Some examples and non-examples of monads.

# Examples

## Lists

Linked lists form what can be loosely thought of as a nondeterminism monad. In
fact, `join`

is simply `concat`

and `>>=`

is an infix version of `concatMap`

.

## Functions

Functions from a fixed value form a monad. `join`

can be used to pass the same
argument to a function twice, while `return`

is a synonym for `const`

. I do not
know of any interpretation of `>>=`

, but note that `fmap`

is `(.)`

.

As an example, we can define the following:

import Control.Arrow
import Control.Monad

both :: (a -> a) -> (a, a) -> (a, a)
both = join (***)

which is equivalent to

both :: (a -> a) -> (a, a) -> (a, a)
both f (x, y) = (f x, f y)

Note also that `sequence`

can be used to apply a list of functions to a common
value, as follows:

λ:> sequence [(+1), (+2)] 3
[4,5]

Finally, note that `(<*>)`

allows us to split inputs to a function, as in the
following:

idempotent :: Eq a => (a -> a) -> a -> Bool
idempotent = ((==) <*>)

which is equivalent to the slightly clearer

idempotent :: Eq a => (a -> a) -> a -> Bool
idempotent f x = x == f x

## IO

The `IO`

monad is especially important because it allows relatively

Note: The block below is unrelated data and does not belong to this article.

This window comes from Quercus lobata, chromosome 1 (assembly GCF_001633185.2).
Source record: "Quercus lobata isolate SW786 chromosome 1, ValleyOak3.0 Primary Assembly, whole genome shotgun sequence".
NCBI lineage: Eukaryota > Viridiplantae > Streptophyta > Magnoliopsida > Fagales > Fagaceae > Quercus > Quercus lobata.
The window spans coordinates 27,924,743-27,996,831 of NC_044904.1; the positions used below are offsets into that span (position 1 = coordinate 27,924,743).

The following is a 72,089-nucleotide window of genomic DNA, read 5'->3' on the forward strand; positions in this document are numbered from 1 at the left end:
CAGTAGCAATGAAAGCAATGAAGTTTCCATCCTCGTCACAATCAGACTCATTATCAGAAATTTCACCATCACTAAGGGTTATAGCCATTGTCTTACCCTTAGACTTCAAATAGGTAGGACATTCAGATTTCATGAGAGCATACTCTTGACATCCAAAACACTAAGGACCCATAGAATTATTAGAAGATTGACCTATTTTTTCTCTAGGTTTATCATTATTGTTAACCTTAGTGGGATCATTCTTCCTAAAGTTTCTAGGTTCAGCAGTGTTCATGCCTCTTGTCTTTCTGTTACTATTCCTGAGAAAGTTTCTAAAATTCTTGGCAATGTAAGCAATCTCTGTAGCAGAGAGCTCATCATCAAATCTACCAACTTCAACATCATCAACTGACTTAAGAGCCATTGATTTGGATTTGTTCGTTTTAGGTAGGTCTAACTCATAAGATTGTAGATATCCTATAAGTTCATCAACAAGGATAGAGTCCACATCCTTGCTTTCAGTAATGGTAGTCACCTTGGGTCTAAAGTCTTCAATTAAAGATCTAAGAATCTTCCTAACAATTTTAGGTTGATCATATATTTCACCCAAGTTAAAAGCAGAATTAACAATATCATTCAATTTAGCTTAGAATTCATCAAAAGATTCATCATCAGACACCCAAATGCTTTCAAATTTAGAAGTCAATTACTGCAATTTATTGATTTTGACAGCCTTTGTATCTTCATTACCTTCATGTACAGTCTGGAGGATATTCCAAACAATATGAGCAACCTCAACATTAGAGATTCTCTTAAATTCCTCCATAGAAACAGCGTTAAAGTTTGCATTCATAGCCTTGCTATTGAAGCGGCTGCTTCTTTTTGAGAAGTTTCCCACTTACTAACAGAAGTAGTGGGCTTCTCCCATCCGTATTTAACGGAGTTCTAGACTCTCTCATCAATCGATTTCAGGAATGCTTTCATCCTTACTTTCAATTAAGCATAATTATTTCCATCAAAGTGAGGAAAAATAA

painless side-effecting computation in a lazy language. In Haskell, it is
defined as follows:

newtype IO a = IO (State# RealWorld -> (# State# RealWorld, a #))

This is essentially a state monad with state type `State# RealWorld`

.

# Non-Examples

## Tuples

Tuples are functorial, but not monadic. To see why this is the case, consider the type signature of a hypothetical monad instance:

join :: (a, (a, b)) -> (a, b)
join (x, (y, z)) = ???

Such a function would be immoral as it must either forget `x`

or `y`

with no
reason to prefer one over the other. Worse, consider `return`

:

return :: a -> (b, a)
return = ???

This would require `undefined`

to work in general.

## Constant Functor

The constant functor is a functor, but not an applicative functor. A hypothetical applicative instance would have the following type signature:

(<*>) :: Constant a (b -> c) -> Constant a b -> Constant b c
(<*>) (Constant x) (Constant y) = ???

This would be immoral; similar problems arise for `pure`

as above with `return`

and tuples.